Industry hasn’t quite settled on the usual three letter acronym for it yet, but for the sake of this piece we will use IBA – Integrated Business Architecture. Enterprise Architecture as a discipline has been around for decades. Unfortunately enterprise architecture is typically seen as a function of ICT and often lacks executive level support. Integrated Business Architecture however is relatively new.  It is a means of documenting the structure and capabilities of an organisation, the systems, information and technologies used to support it and the relationships between them. You can quickly identify the impact of any change.

Having worked on numerous enterprise level initiatives, I am constantly amazed at how business performance and resilience improves through the alignment of six key elements.  Add to the alignment mix an integrated, shared technology platform and you have a recipe for driving successful outcomes.

  1. Strategy
  2. Structures
  3. People
  4. Process
  5. Technology
  6. Information

Having the right IBA and alignment levers in play can take an organisation to a whole new level.  Pushing and pulling the right levers at the right time helps to build resilience and capability. This means that if for whatever reason something breaks, stalls or flexes, the entire system can bounce back into shape very quickly.  However, to get to that point requires a mix of art and science. The art is the colourful model below and the science is how you manage the various elements.

A typical organisations business architecture has to support and enable two types of requirements, specific, and generic.  Fundamentally, an IBA provides the blueprint for how business success and resiliency is designed, built and achieved.

In the old enterprise architecture world (that was so last year), static models and diagrams are used to define and communicate the various architecture pillars such as technical infrastructure, applications and integration layers, information management and business architecture.  They usually look something like the one below. The problem with a diagram like this is they take a long time to produce and are typically are produced as a flat image, with no easy way to put them into context, drill down into the content, or address the questions that often surface. Plus, all too frequently, people outside of the enterprise architecture discipline find these diagrams difficult to read and interpret.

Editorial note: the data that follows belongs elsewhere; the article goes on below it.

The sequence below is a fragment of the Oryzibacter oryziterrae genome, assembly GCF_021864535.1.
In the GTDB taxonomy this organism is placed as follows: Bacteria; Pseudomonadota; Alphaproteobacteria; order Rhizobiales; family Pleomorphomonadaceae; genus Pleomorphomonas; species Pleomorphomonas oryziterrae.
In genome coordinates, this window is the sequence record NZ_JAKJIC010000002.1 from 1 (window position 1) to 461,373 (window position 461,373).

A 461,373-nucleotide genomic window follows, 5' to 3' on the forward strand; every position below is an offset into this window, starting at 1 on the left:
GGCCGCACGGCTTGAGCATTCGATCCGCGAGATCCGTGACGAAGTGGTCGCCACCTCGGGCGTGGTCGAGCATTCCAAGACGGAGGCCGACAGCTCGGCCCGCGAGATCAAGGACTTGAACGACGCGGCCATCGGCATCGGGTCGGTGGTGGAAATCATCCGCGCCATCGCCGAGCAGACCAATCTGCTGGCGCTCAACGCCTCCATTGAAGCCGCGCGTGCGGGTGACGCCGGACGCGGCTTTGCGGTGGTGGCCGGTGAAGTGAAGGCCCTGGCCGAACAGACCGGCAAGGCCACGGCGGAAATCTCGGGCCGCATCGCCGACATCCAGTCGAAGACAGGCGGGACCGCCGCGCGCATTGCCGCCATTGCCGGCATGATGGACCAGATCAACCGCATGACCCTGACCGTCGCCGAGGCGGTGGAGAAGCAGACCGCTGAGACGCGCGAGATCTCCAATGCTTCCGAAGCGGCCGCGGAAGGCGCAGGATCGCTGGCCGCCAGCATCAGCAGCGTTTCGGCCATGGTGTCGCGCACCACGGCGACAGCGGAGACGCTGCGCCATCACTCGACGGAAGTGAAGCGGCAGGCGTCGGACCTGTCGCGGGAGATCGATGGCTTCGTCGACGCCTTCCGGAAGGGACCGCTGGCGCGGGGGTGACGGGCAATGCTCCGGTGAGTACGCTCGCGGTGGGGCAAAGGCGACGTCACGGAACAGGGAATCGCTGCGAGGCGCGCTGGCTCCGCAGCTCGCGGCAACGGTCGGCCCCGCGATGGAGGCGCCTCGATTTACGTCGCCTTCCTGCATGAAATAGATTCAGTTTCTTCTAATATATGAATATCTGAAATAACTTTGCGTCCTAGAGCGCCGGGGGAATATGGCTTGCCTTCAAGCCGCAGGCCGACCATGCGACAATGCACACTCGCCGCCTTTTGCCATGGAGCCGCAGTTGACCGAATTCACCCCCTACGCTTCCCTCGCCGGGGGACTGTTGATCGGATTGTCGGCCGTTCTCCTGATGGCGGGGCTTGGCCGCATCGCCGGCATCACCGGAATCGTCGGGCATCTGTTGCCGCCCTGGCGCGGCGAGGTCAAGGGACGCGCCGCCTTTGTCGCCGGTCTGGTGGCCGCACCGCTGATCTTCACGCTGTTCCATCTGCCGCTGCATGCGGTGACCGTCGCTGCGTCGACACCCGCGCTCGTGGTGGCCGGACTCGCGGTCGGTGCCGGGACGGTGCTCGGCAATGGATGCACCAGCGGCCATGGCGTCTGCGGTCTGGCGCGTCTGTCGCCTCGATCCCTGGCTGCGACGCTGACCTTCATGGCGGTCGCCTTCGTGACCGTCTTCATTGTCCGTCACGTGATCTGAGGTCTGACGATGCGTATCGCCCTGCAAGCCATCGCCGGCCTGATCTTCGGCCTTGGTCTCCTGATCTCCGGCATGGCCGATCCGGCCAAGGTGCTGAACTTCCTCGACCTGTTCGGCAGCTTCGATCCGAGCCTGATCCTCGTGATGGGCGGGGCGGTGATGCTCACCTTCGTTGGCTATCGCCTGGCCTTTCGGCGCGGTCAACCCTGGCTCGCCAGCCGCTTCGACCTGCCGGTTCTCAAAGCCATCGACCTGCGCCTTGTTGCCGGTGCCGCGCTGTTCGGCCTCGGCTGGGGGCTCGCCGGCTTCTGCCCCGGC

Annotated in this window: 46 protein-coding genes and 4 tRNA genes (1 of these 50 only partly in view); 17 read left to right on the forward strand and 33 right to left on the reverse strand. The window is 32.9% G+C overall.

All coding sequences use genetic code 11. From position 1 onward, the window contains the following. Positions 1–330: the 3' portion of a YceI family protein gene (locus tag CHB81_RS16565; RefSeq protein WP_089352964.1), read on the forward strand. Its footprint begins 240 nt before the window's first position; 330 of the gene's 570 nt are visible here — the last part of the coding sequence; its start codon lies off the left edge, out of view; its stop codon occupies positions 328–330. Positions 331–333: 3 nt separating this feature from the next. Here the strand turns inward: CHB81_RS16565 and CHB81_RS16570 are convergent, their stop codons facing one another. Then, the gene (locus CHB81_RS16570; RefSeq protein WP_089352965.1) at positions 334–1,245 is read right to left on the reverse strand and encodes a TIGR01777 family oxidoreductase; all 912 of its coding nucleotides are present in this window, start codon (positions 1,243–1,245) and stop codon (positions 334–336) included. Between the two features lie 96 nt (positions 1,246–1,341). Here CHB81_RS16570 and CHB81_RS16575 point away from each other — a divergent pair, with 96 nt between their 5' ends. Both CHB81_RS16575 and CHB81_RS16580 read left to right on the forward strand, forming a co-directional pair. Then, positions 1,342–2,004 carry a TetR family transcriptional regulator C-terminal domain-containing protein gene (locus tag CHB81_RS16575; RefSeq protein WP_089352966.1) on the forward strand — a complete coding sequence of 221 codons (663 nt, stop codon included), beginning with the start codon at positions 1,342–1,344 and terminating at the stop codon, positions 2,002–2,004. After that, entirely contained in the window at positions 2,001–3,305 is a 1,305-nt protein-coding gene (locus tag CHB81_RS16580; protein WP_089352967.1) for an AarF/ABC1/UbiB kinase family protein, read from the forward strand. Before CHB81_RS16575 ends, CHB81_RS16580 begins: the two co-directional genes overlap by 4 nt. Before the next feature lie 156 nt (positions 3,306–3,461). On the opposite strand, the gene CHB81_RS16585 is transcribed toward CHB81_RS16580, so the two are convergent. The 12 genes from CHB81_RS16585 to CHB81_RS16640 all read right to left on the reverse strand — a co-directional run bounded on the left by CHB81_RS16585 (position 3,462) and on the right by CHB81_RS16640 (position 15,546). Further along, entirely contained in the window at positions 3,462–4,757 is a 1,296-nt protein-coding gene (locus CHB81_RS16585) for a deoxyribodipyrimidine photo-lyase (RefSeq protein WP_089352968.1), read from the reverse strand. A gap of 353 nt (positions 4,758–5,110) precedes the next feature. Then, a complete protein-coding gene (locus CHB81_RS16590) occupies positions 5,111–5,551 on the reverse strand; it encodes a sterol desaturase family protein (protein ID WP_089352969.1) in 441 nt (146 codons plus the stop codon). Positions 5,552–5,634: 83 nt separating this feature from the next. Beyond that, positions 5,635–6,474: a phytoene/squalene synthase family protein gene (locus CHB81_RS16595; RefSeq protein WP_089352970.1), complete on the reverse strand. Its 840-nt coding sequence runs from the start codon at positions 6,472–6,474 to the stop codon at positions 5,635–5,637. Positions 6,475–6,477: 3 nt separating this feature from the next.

Integrated Business Architecture needs to be owned and maintained by the business, otherwise it tends to be skewed towards IT with all its technical jargon and flat diagrams that offer little value.  Don’t get me wrong in the new IBA world the business is the driver.

Models and diagrams are quick and easy to produce, they are meaningful, integrated, updated in real-time and accessible.  Data and information are built in so you have visibility of what you have, where it is and what it costs. Having this type of information, people can be brought up to speed quickly.     

A great example of an integrated model, is the transformation model below.  It looks reasonably simple, yet it allows people at all levels of the organisation to see the big picture from current state to future state and the various initiatives and steps in-play.  You can drill down to look at the detail behind each activity or initiative, providing greater levels of understanding and insight. Performance management is made easier and more transparent.  

Using models and diagrams that are integrated, means that they become a useful decision support mechanism for everyone within the business.  In this new IBA environment the business moves towards greater integration, transparency, continuous improvement and transformative change.  

If this is what you and your organisation is aiming for contact me and I can show you how you can achieve an Integrated Business Architecture and start realising benefits from day 1.

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